MSSA graduates guide our program with their resilience and continue to exceed our expectations in the impact they have had in hundreds of companies and products in the IT space.

After 10 years of impact in the military and IT communities, the results are in.

After 10 years, 3,603 military veterans and transitioning service members have successfully completed our grueling 17-week training. We have worked with active-duty members and reservists from all branches of the armed forces and military veterans from all 50 states.

Hundreds of Microsoft employees were hired directly from MSSA, with countless more rejoining the company later in their careers. We’ve identified >1,000 companies we’ve worked with to place veteran talent in their organization, and nearly 200 types of IT jobs.

We’ve worked with graduates like Phuong Baguyos—an Army veteran who, after 10 years out of the workforce while raising her family, followed her husband’s footsteps and joined one of MSSA’s cybersecurity cohorts in 2018. With encouragement from her cohort and Microsoft mentors, Phuong fought for a competitive role as a support engineer and has been thriving in that organization for nearly six years. Phuong and her husband—an Army veteran and 2016 MSSA graduate who today works as a customer engineer—have earned at least one promotion apiece over their tenures and look forward to their 6- and 7- year anniversaries with the company in 2024.  

We also worked with 2017 graduate Dave Porter, a veteran of the Army’s elite 75th Ranger Regiment, who leveraged his time at MSSA discerning his interests as a technologist in the defense space. Dave landed a role at Microsoft as an account executive on Microsoft’s U.S. Army account team, where he helped secure HoloLens business with the Army, travelling to Afghanistan several times to develop the technology and improve its utility and wearability for the soldiers who’d use them. He’s now a senior director supporting the U.S. Air Force and Space Force.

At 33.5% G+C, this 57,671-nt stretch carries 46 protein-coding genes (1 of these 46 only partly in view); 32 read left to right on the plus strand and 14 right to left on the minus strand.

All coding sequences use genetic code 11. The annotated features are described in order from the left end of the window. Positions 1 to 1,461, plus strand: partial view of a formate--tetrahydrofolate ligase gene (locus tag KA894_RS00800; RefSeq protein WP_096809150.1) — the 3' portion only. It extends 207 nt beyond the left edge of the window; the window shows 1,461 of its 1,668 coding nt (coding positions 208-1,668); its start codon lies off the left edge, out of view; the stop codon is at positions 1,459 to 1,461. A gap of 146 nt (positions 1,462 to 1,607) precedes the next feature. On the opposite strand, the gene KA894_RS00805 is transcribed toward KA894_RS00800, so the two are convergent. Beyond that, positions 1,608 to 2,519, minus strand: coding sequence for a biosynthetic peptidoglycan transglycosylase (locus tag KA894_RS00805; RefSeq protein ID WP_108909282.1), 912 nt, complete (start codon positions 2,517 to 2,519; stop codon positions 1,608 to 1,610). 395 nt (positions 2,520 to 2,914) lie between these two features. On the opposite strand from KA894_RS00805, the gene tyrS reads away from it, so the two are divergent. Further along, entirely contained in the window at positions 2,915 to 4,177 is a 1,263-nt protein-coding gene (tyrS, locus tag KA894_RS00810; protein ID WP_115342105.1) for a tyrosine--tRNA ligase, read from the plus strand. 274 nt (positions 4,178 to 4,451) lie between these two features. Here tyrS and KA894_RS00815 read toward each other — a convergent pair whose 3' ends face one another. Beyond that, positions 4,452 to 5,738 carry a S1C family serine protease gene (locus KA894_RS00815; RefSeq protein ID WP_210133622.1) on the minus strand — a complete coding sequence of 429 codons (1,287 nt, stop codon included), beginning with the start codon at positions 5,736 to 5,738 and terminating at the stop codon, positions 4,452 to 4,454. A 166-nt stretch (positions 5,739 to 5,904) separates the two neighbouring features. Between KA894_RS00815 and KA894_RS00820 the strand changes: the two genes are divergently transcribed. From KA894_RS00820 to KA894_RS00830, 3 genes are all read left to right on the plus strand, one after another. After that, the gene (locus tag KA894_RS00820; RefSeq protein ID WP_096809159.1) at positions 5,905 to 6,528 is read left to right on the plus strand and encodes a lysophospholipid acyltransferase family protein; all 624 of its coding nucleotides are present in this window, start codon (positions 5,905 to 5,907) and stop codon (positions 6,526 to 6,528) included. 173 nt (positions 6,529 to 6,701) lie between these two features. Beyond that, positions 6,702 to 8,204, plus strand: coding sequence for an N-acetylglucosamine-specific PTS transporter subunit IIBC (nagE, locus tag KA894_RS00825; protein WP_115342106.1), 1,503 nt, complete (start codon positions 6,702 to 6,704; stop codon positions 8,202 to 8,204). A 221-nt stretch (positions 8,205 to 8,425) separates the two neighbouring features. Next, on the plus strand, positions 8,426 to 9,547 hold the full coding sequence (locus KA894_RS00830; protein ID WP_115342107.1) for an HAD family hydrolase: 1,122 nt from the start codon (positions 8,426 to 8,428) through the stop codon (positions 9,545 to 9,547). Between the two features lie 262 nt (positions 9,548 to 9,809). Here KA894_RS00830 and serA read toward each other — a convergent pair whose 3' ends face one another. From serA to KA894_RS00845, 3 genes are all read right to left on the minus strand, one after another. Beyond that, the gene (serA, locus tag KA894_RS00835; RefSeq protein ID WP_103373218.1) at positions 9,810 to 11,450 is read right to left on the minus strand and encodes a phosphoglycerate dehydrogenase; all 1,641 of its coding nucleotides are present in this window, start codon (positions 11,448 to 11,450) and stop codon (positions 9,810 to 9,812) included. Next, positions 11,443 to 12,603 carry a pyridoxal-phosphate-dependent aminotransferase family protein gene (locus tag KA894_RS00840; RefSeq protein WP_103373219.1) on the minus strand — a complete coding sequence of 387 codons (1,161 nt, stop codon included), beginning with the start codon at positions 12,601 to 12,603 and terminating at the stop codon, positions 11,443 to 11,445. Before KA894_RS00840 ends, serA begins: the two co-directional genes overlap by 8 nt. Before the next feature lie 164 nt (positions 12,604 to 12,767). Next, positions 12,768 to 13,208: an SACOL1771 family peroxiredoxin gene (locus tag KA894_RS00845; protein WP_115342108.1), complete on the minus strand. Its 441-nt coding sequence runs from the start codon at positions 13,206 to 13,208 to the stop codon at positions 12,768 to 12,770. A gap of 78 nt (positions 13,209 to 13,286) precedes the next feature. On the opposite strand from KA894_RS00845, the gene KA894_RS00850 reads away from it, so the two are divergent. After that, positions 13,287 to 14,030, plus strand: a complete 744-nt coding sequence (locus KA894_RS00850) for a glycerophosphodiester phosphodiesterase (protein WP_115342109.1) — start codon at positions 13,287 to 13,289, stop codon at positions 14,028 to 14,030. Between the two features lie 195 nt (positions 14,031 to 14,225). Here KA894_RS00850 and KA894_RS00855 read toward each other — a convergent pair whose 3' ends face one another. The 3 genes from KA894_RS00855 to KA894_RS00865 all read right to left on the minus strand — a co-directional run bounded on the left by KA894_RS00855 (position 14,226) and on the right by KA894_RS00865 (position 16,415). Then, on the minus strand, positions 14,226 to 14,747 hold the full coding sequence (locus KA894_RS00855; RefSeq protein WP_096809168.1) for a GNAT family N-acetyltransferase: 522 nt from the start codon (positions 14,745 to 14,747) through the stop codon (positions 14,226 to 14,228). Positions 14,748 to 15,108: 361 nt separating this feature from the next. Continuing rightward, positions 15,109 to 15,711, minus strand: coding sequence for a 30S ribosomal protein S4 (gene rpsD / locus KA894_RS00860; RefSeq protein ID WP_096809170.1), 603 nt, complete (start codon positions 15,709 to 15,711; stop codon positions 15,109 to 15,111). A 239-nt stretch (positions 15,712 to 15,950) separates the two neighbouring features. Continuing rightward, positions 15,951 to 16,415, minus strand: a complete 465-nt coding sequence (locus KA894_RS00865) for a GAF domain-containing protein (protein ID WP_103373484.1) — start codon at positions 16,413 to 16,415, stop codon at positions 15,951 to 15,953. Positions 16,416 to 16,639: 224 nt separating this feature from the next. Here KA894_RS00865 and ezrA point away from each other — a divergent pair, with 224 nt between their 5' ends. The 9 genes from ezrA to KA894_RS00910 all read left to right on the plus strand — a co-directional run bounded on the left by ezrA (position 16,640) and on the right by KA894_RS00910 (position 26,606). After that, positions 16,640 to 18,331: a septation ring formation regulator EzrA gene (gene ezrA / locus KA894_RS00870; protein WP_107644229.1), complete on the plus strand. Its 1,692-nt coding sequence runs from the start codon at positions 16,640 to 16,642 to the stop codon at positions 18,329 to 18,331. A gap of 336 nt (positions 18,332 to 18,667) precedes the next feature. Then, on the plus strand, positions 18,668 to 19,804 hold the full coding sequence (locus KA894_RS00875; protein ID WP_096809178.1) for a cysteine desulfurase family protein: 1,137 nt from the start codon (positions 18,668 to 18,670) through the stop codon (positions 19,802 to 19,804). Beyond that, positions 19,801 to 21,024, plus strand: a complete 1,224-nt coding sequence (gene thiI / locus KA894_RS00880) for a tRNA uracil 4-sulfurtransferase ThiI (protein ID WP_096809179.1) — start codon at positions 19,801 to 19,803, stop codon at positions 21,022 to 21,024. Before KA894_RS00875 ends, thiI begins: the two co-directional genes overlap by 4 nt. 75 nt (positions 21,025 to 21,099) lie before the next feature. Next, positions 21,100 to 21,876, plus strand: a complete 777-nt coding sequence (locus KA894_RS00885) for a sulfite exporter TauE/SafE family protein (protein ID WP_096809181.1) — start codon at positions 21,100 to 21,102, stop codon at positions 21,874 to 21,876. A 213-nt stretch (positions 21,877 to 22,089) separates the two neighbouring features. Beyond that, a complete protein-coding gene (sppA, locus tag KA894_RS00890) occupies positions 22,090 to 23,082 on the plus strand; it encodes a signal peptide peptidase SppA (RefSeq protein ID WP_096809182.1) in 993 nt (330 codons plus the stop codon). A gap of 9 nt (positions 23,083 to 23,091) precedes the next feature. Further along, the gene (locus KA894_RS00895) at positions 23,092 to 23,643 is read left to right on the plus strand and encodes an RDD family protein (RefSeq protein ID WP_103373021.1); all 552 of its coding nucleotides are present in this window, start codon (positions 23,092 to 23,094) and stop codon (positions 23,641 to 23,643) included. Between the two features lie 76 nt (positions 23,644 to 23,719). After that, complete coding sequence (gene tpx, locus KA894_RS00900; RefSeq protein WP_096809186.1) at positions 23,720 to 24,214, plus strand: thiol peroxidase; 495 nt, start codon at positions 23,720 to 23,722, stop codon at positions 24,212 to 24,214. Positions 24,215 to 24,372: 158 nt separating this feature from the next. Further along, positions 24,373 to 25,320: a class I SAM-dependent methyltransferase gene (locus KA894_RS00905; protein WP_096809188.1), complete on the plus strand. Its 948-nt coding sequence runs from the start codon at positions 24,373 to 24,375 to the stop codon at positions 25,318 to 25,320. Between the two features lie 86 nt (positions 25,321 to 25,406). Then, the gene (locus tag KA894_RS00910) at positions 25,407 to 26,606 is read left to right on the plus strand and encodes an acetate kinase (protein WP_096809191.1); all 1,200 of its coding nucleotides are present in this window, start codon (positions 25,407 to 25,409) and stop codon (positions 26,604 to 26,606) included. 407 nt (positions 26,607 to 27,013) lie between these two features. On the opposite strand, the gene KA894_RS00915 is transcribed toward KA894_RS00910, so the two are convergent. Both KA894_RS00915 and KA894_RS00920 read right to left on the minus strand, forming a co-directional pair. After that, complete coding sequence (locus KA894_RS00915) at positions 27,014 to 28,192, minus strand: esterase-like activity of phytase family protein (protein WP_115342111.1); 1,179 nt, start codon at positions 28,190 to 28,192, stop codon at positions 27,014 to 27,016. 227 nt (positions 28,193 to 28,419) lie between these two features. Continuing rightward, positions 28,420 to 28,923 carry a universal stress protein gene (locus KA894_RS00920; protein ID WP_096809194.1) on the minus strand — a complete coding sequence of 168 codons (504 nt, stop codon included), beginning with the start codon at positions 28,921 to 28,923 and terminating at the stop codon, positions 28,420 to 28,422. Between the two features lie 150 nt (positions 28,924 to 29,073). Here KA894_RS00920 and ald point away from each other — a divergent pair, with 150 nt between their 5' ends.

These are only a handful of the thousands of talented professionals who got their start in IT, in part, through MSSA. Read more about the impact MSSA graduates are having in IT in our series ‘10 heroes for 10 years’, where we profile an MSSA graduate from each year of our program.

The MSSA community has enduring impacts in IT, beyond the technology they build and influence.

Here at Microsoft, MSSA participants and alumni led the way to enhance our Veteran-ready practices:

Since 2017, 687 Microsoft employees have volunteered to mentor MSSA participants—tracking nearly 40,000 mentor hours. Mentor hours helped fund the construction of a new home for the Gary Sinise Foundation RISE recipient Ian Prescott, a 2022 MSSA graduate. A vast majority of MSSA mentors continue to volunteer for additional cohorts, and some even consider it a highlight of their job.

MSSA alumni helped to originate the Military@Microsoft Employee Resource Group and advocate for company sponsorship for community-building events and programming—making Microsoft a more Veteran-ready place to work.